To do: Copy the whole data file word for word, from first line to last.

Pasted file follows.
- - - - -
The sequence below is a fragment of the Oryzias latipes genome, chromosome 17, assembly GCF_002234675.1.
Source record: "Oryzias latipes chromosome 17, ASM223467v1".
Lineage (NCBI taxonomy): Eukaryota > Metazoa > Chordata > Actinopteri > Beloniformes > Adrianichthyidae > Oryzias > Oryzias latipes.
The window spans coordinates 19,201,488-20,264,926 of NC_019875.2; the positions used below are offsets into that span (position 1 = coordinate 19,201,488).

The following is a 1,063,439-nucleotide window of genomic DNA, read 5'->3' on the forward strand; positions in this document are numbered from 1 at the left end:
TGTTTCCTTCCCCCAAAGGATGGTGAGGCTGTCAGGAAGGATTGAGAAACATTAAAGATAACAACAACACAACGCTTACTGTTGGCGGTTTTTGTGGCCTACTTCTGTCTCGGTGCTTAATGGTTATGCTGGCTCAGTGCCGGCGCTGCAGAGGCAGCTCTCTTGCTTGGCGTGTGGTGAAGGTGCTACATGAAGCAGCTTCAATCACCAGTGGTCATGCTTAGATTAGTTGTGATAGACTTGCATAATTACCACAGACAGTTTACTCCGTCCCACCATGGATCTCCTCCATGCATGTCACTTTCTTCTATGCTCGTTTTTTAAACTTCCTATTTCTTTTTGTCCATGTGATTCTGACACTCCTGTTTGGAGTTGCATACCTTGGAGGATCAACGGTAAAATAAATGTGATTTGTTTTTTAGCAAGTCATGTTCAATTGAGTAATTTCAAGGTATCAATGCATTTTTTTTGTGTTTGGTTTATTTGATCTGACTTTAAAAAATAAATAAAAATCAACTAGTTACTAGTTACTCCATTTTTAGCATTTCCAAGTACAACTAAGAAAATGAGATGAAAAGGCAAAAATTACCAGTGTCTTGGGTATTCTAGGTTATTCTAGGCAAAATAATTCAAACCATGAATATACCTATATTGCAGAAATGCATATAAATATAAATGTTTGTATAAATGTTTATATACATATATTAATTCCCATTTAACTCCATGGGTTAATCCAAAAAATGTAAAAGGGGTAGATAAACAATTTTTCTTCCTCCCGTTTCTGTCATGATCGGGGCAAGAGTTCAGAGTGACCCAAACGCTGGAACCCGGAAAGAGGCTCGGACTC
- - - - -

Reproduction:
The sequence below is a fragment of the Oryzias latipes genome, chromosome 17, assembly GCF_002234675.1.
Source record: "Oryzias latipes chromosome 17, ASM223467v1".
Lineage (NCBI taxonomy): Eukaryota > Metazoa > Chordata > Actinopteri > Beloniformes > Adrianichthyidae > Oryzias > Oryzias latipes.
The window spans coordinates 19,201,488-20,264,926 of NC_019875.2; the positions used below are offsets into that span (position 1 = coordinate 19,201,488).

The following is a 1,063,439-nucleotide window of genomic DNA, read 5'->3' on the forward strand; positions in this document are numbered from 1 at the left end:
TGTTTCCTTCCCCCAAAGGATGGTGAGGCTGTCAGGAAGGATTGAGAAACATTAAAGATAACAACAACACAACGCTTACTGTTGGCGGTTTTTGTGGCCTACTTCTGTCTCGGTGCTTAATGGTTATGCTGGCTCAGTGCCGGCGCTGCAGAGGCAGCTCTCTTGCTTGGCGTGTGGTGAAGGTGCTACATGAAGCAGCTTCAATCACCAGTGGTCATGCTTAGATTAGTTGTGATAGACTTGCATAATTACCACAGACAGTTTACTCCGTCCCACCATGGATCTCCTCCATGCATGTCACTTTCTTCTATGCTCGTTTTTTAAACTTCCTATTTCTTTTTGTCCATGTGATTCTGACACTCCTGTTTGGAGTTGCATACCTTGGAGGATCAACGGTAAAATAAATGTGATTTGTTTTTTAGCAAGTCATGTTCAATTGAGTAATTTCAAGGTATCAATGCATTTTTTTTGTGTTTGGTTTATTTGATCTGACTTTAAAAAATAAATAAAAATCAACTAGTTACTAGTTACTCCATTTTTAGCATTTCCAAGTACAACTAAGAAAATGAGATGAAAAGGCAAAAATTACCAGTGTCTTGGGTATTCTAGGTTATTCTAGGCAAAATAATTCAAACCATGAATATACCTATATTGCAGAAATGCATATAAATATAAATGTTTGTATAAATGTTTATATACATATATTAATTCCCATTTAACTCCATGGGTTAATCCAAAAAATGTAAAAGGGGTAGATAAACAATTTTTCTTCCTCCCGTTTCTGTCATGATCGGGGCAAGAGTTCAGAGTGACCCAAACGCTGGAACCCGGAAAGAGGCTCGGACTC